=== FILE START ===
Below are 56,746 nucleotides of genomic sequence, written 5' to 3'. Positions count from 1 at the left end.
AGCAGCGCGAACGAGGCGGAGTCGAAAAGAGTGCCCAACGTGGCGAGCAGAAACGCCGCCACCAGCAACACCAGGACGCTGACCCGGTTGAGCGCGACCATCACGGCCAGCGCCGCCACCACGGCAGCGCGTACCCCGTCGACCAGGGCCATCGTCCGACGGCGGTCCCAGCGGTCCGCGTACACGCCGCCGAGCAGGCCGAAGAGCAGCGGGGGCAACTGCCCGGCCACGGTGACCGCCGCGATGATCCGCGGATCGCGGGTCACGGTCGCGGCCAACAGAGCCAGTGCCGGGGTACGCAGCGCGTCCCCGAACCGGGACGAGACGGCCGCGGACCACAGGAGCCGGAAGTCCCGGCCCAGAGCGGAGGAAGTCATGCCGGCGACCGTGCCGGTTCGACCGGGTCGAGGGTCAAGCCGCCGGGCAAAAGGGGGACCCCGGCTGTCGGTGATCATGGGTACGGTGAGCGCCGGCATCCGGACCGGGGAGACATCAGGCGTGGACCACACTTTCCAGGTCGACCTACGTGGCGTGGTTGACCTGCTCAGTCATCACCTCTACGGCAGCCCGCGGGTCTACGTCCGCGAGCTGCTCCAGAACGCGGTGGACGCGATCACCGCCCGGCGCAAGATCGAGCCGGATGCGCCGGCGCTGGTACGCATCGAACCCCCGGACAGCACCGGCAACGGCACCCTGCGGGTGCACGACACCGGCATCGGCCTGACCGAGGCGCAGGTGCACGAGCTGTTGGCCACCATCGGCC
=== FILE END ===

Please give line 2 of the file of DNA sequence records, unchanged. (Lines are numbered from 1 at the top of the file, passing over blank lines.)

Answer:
AGCAGCGCGAACGAGGCGGAGTCGAAAAGAGTGCCCAACGTGGCGAGCAGAAACGCCGCCACCAGCAACACCAGGACGCTGACCCGGTTGAGCGCGACCATCACGGCCAGCGCCGCCACCACGGCAGCGCGTACCCCGTCGACCAGGGCCATCGTCCGACGGCGGTCCCAGCGGTCCGCGTACACGCCGCCGAGCAGGCCGAAGAGCAGCGGGGGCAACTGCCCGGCCACGGTGACCGCCGCGATGATCCGCGGATCGCGGGTCACGGTCGCGGCCAACAGAGCCAGTGCCGGGGTACGCAGCGCGTCCCCGAACCGGGACGAGACGGCCGCGGACCACAGGAGCCGGAAGTCCCGGCCCAGAGCGGAGGAAGTCATGCCGGCGACCGTGCCGGTTCGACCGGGTCGAGGGTCAAGCCGCCGGGCAAAAGGGGGACCCCGGCTGTCGGTGATCATGGGTACGGTGAGCGCCGGCATCCGGACCGGGGAGACATCAGGCGTGGACCACACTTTCCAGGTCGACCTACGTGGCGTGGTTGACCTGCTCAGTCATCACCTCTACGGCAGCCCGCGGGTCTACGTCCGCGAGCTGCTCCAGAACGCGGTGGACGCGATCACCGCCCGGCGCAAGATCGAGCCGGATGCGCCGGCGCTGGTACGCATCGAACCCCCGGACAGCACCGGCAACGGCACCCTGCGGGTGCACGACACCGGCATCGGCCTGACCGAGGCGCAGGTGCACGAGCTGTTGGCCACCATCGGCC